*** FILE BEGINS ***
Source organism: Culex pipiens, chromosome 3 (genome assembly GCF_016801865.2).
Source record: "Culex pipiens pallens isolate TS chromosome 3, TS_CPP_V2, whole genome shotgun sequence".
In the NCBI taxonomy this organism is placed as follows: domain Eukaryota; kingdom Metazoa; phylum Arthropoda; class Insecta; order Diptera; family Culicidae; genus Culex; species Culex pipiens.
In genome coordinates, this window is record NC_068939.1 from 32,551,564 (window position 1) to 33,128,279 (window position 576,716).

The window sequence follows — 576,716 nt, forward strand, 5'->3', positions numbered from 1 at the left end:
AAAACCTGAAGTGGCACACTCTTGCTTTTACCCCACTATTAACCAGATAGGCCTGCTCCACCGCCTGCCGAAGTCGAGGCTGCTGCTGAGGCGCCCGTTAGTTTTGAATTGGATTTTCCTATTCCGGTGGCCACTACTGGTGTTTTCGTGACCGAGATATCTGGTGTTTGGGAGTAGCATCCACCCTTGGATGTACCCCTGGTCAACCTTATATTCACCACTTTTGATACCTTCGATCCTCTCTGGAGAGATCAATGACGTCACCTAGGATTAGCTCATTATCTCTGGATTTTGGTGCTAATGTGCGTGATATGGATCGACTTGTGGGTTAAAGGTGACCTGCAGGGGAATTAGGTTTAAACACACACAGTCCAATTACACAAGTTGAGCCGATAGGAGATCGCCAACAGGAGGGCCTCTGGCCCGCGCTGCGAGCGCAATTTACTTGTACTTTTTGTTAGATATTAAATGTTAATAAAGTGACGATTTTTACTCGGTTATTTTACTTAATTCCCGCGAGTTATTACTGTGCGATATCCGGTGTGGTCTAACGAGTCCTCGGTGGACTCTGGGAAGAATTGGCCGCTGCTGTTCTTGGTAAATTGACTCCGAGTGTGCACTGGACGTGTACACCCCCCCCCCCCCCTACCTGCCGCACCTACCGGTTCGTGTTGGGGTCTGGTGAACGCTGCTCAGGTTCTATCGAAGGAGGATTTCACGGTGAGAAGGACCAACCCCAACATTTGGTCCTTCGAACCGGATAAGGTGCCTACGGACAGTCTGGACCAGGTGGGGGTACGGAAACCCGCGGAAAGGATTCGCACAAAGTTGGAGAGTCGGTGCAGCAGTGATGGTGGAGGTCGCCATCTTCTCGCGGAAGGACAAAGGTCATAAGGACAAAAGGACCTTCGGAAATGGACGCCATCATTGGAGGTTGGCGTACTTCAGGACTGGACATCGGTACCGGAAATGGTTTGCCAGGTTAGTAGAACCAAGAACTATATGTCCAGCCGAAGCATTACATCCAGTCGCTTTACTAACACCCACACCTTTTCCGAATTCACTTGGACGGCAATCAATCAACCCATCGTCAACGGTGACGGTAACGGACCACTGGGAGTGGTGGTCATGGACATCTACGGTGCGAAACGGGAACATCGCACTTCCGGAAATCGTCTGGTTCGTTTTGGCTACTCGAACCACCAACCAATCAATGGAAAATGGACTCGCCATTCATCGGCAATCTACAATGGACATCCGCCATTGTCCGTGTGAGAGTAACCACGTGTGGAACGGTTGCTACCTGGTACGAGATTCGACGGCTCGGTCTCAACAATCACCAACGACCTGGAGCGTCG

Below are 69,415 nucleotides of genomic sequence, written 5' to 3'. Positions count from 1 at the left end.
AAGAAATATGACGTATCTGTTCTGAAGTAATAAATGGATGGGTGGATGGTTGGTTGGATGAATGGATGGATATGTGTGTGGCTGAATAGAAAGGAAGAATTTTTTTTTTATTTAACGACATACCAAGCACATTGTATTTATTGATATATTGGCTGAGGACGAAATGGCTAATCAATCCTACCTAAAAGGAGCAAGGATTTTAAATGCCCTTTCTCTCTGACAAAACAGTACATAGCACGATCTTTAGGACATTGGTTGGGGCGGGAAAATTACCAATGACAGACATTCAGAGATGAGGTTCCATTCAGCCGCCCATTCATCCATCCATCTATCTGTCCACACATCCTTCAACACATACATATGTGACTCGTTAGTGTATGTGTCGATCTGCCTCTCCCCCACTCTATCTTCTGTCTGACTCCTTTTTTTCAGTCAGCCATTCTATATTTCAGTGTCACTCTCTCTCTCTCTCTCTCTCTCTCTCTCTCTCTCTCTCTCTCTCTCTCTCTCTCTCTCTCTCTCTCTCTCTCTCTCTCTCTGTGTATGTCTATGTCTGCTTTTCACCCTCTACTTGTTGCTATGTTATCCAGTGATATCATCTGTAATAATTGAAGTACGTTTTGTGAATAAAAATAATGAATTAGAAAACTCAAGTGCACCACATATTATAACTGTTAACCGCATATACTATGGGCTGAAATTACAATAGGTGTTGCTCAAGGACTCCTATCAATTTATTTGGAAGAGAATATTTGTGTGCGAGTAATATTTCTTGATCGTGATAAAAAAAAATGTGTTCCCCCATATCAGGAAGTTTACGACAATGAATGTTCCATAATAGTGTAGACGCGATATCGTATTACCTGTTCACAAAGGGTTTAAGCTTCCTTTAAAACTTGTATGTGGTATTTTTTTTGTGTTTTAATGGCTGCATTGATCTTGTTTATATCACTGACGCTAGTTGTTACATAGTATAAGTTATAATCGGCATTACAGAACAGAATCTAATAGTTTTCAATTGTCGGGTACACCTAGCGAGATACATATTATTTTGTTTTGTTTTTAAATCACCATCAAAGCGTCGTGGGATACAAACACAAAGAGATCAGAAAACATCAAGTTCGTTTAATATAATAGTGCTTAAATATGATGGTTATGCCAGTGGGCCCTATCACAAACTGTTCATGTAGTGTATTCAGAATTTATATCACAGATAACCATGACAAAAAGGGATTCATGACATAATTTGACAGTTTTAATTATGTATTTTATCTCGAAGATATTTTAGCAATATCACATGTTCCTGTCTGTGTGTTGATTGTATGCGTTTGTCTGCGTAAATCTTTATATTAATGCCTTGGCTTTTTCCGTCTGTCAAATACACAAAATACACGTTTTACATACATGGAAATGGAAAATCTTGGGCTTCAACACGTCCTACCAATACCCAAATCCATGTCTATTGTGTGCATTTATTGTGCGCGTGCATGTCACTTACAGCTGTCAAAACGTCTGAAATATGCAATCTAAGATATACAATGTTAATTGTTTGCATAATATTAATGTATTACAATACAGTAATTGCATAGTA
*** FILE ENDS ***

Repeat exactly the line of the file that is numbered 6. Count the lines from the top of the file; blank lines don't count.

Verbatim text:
AAAACCTGAAGTGGCACACTCTTGCTTTTACCCCACTATTAACCAGATAGGCCTGCTCCACCGCCTGCCGAAGTCGAGGCTGCTGCTGAGGCGCCCGTTAGTTTTGAATTGGATTTTCCTATTCCGGTGGCCACTACTGGTGTTTTCGTGACCGAGATATCTGGTGTTTGGGAGTAGCATCCACCCTTGGATGTACCCCTGGTCAACCTTATATTCACCACTTTTGATACCTTCGATCCTCTCTGGAGAGATCAATGACGTCACCTAGGATTAGCTCATTATCTCTGGATTTTGGTGCTAATGTGCGTGATATGGATCGACTTGTGGGTTAAAGGTGACCTGCAGGGGAATTAGGTTTAAACACACACAGTCCAATTACACAAGTTGAGCCGATAGGAGATCGCCAACAGGAGGGCCTCTGGCCCGCGCTGCGAGCGCAATTTACTTGTACTTTTTGTTAGATATTAAATGTTAATAAAGTGACGATTTTTACTCGGTTATTTTACTTAATTCCCGCGAGTTATTACTGTGCGATATCCGGTGTGGTCTAACGAGTCCTCGGTGGACTCTGGGAAGAATTGGCCGCTGCTGTTCTTGGTAAATTGACTCCGAGTGTGCACTGGACGTGTACACCCCCCCCCCCCCCTACCTGCCGCACCTACCGGTTCGTGTTGGGGTCTGGTGAACGCTGCTCAGGTTCTATCGAAGGAGGATTTCACGGTGAGAAGGACCAACCCCAACATTTGGTCCTTCGAACCGGATAAGGTGCCTACGGACAGTCTGGACCAGGTGGGGGTACGGAAACCCGCGGAAAGGATTCGCACAAAGTTGGAGAGTCGGTGCAGCAGTGATGGTGGAGGTCGCCATCTTCTCGCGGAAGGACAAAGGTCATAAGGACAAAAGGACCTTCGGAAATGGACGCCATCATTGGAGGTTGGCGTACTTCAGGACTGGACATCGGTACCGGAAATGGTTTGCCAGGTTAGTAGAACCAAGAACTATATGTCCAGCCGAAGCATTACATCCAGTCGCTTTACTAACACCCACACCTTTTCCGAATTCACTTGGACGGCAATCAATCAACCCATCGTCAACGGTGACGGTAACGGACCACTGGGAGTGGTGGTCATGGACATCTACGGTGCGAAACGGGAACATCGCACTTCCGGAAATCGTCTGGTTCGTTTTGGCTACTCGAACCACCAACCAATCAATGGAAAATGGACTCGCCATTCATCGGCAATCTACAATGGACATCCGCCATTGTCCGTGTGAGAGTAACCACGTGTGGAACGGTTGCTACCTGGTACGAGATTCGACGGCTCGGTCTCAACAATCACCAACGACCTGGAGCGTCG